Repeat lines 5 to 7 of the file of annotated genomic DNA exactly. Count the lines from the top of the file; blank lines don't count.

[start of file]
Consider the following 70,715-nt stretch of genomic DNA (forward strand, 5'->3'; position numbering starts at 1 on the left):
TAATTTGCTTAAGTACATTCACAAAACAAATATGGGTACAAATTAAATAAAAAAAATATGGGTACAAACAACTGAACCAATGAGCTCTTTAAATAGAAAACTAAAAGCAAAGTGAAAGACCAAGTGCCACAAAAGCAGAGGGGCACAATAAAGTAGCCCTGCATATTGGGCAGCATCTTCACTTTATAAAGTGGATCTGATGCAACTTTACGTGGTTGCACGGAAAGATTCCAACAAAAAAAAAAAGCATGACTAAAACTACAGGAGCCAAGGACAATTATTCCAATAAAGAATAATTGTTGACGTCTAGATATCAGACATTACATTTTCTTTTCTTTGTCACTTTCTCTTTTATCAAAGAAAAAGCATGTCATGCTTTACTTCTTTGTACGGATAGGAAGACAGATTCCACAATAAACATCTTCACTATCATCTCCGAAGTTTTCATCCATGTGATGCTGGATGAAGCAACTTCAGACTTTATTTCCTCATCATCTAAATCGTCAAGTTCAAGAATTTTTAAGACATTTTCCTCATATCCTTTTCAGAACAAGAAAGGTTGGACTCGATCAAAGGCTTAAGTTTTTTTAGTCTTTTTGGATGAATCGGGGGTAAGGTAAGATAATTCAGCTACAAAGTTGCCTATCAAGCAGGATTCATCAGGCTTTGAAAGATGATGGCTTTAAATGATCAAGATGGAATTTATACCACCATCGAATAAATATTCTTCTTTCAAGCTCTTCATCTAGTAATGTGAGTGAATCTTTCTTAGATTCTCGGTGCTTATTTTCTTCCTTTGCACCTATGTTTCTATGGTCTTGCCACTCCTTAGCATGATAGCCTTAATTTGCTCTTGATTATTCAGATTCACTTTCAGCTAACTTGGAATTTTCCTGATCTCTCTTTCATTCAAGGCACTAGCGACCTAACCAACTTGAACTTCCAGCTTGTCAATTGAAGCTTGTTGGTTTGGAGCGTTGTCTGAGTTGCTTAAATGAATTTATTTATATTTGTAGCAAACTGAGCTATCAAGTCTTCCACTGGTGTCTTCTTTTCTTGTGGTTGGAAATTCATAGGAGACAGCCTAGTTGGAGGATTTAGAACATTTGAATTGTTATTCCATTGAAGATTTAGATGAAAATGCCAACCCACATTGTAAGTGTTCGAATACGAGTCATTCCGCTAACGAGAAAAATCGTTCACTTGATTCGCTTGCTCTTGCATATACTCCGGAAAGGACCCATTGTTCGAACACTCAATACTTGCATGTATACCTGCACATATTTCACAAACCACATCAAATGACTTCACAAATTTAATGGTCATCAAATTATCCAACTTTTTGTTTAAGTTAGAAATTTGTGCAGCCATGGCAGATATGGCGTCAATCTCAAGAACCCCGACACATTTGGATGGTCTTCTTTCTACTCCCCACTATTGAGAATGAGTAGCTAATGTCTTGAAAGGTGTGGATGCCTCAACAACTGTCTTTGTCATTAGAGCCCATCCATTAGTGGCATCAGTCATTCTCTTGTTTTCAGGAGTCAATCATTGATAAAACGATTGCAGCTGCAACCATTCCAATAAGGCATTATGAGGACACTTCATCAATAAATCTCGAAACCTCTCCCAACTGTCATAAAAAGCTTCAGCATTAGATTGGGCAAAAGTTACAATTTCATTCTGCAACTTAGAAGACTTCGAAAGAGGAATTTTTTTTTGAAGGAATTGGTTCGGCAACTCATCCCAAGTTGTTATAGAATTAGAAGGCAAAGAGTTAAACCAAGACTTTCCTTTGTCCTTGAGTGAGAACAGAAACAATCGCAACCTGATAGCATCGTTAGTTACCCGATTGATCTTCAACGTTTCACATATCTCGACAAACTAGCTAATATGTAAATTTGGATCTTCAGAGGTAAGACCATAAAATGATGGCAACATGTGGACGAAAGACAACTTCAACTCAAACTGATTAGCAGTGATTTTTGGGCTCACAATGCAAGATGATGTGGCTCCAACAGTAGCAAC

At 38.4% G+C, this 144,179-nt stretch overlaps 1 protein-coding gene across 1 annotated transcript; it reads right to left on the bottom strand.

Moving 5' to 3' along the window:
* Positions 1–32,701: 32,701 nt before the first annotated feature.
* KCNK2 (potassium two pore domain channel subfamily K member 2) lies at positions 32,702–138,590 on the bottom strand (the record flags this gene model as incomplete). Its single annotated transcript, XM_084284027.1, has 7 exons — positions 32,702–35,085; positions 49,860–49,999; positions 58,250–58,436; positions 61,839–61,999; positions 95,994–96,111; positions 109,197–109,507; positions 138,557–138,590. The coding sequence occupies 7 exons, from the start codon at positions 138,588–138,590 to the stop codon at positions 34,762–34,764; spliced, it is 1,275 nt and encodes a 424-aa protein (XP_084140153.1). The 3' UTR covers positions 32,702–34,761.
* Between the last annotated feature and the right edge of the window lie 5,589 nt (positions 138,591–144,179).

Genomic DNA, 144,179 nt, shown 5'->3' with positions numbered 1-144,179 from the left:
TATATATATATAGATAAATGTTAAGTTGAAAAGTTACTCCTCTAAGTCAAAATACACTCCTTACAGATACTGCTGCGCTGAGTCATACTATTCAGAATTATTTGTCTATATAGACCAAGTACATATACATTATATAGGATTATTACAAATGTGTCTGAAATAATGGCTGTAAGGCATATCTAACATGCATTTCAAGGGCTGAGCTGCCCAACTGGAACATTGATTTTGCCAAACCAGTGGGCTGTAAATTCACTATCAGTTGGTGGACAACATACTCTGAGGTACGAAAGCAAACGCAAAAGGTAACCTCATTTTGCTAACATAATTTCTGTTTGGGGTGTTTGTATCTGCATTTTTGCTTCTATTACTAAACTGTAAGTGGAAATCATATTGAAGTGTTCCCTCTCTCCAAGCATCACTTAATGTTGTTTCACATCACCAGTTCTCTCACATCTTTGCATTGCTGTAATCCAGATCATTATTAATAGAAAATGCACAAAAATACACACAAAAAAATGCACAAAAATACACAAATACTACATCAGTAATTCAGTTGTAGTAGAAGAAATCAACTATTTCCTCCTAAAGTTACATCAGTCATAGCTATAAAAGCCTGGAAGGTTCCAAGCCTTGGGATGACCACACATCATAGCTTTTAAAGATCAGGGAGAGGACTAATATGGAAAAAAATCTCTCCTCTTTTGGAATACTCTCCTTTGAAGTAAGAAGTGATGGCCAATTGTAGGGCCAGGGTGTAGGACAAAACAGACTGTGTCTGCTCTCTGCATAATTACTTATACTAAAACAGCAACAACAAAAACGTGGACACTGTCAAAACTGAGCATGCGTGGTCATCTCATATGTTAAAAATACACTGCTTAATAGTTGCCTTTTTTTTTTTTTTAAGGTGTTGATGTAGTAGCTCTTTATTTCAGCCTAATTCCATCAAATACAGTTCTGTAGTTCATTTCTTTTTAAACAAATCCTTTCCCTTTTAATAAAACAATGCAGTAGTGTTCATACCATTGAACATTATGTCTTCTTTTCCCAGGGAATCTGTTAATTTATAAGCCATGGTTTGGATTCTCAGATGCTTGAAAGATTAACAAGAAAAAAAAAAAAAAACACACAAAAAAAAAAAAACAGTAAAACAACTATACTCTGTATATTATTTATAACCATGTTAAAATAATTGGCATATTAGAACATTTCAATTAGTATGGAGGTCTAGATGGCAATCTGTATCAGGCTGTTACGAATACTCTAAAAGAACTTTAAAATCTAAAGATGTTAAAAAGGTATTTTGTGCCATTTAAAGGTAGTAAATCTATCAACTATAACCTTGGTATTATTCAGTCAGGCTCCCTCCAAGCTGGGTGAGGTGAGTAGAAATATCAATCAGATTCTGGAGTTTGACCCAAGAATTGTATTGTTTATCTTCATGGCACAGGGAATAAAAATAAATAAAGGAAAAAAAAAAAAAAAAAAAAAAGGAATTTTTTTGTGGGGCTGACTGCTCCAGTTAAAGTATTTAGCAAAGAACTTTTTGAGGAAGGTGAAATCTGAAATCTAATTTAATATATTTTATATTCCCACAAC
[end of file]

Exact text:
* Positions 1–32,701: 32,701 nt before the first annotated feature.
* KCNK2 (potassium two pore domain channel subfamily K member 2) lies at positions 32,702–138,590 on the bottom strand (the record flags this gene model as incomplete). Its single annotated transcript, XM_084284027.1, has 7 exons — positions 32,702–35,085; positions 49,860–49,999; positions 58,250–58,436; positions 61,839–61,999; positions 95,994–96,111; positions 109,197–109,507; positions 138,557–138,590. The coding sequence occupies 7 exons, from the start codon at positions 138,588–138,590 to the stop codon at positions 34,762–34,764; spliced, it is 1,275 nt and encodes a 424-aa protein (XP_084140153.1). The 3' UTR covers positions 32,702–34,761.
* Between the last annotated feature and the right edge of the window lie 5,589 nt (positions 138,591–144,179).